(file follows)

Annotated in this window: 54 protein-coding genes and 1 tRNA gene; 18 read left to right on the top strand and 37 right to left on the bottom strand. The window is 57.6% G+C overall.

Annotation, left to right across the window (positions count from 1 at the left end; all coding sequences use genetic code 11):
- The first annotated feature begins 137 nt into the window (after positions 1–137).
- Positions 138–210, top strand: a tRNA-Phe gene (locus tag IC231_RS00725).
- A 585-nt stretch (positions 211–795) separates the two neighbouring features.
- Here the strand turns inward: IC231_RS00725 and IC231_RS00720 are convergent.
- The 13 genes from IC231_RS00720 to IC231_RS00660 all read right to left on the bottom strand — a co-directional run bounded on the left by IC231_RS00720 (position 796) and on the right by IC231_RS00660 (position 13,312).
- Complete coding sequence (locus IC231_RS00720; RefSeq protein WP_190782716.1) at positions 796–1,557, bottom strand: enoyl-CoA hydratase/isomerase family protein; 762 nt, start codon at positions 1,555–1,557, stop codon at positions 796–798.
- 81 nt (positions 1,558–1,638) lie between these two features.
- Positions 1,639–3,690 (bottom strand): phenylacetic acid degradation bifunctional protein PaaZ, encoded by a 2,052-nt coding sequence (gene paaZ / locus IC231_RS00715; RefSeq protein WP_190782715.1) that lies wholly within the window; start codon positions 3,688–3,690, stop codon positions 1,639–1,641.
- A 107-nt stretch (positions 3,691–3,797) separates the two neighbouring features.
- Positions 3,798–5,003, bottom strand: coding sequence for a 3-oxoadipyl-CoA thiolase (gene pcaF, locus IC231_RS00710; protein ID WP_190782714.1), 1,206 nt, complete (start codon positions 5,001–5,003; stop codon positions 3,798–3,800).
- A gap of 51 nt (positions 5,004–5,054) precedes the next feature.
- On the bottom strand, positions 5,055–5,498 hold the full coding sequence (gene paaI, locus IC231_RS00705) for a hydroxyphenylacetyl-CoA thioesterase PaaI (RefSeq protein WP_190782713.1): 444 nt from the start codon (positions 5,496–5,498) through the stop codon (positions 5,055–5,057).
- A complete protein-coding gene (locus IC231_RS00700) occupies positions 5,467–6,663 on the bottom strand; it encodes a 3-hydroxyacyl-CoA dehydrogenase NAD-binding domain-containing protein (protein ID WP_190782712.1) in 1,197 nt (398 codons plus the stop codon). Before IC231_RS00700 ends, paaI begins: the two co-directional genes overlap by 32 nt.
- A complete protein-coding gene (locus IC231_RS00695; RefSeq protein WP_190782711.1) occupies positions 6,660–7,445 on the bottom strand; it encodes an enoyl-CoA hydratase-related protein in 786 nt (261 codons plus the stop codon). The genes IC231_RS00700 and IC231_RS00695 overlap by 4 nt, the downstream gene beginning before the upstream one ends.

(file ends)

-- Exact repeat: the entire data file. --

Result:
Annotated in this window: 54 protein-coding genes and 1 tRNA gene; 18 read left to right on the top strand and 37 right to left on the bottom strand. The window is 57.6% G+C overall.

Annotation, left to right across the window (positions count from 1 at the left end; all coding sequences use genetic code 11):
- The first annotated feature begins 137 nt into the window (after positions 1–137).
- Positions 138–210, top strand: a tRNA-Phe gene (locus tag IC231_RS00725).
- A 585-nt stretch (positions 211–795) separates the two neighbouring features.
- Here the strand turns inward: IC231_RS00725 and IC231_RS00720 are convergent.
- The 13 genes from IC231_RS00720 to IC231_RS00660 all read right to left on the bottom strand — a co-directional run bounded on the left by IC231_RS00720 (position 796) and on the right by IC231_RS00660 (position 13,312).
- Complete coding sequence (locus IC231_RS00720; RefSeq protein WP_190782716.1) at positions 796–1,557, bottom strand: enoyl-CoA hydratase/isomerase family protein; 762 nt, start codon at positions 1,555–1,557, stop codon at positions 796–798.
- 81 nt (positions 1,558–1,638) lie between these two features.
- Positions 1,639–3,690 (bottom strand): phenylacetic acid degradation bifunctional protein PaaZ, encoded by a 2,052-nt coding sequence (gene paaZ / locus IC231_RS00715; RefSeq protein WP_190782715.1) that lies wholly within the window; start codon positions 3,688–3,690, stop codon positions 1,639–1,641.
- A 107-nt stretch (positions 3,691–3,797) separates the two neighbouring features.
- Positions 3,798–5,003, bottom strand: coding sequence for a 3-oxoadipyl-CoA thiolase (gene pcaF, locus IC231_RS00710; protein ID WP_190782714.1), 1,206 nt, complete (start codon positions 5,001–5,003; stop codon positions 3,798–3,800).
- A gap of 51 nt (positions 5,004–5,054) precedes the next feature.
- On the bottom strand, positions 5,055–5,498 hold the full coding sequence (gene paaI, locus IC231_RS00705) for a hydroxyphenylacetyl-CoA thioesterase PaaI (RefSeq protein WP_190782713.1): 444 nt from the start codon (positions 5,496–5,498) through the stop codon (positions 5,055–5,057).
- A complete protein-coding gene (locus IC231_RS00700) occupies positions 5,467–6,663 on the bottom strand; it encodes a 3-hydroxyacyl-CoA dehydrogenase NAD-binding domain-containing protein (protein ID WP_190782712.1) in 1,197 nt (398 codons plus the stop codon). Before IC231_RS00700 ends, paaI begins: the two co-directional genes overlap by 32 nt.
- A complete protein-coding gene (locus IC231_RS00695; RefSeq protein WP_190782711.1) occupies positions 6,660–7,445 on the bottom strand; it encodes an enoyl-CoA hydratase-related protein in 786 nt (261 codons plus the stop codon). The genes IC231_RS00700 and IC231_RS00695 overlap by 4 nt, the downstream gene beginning before the upstream one ends.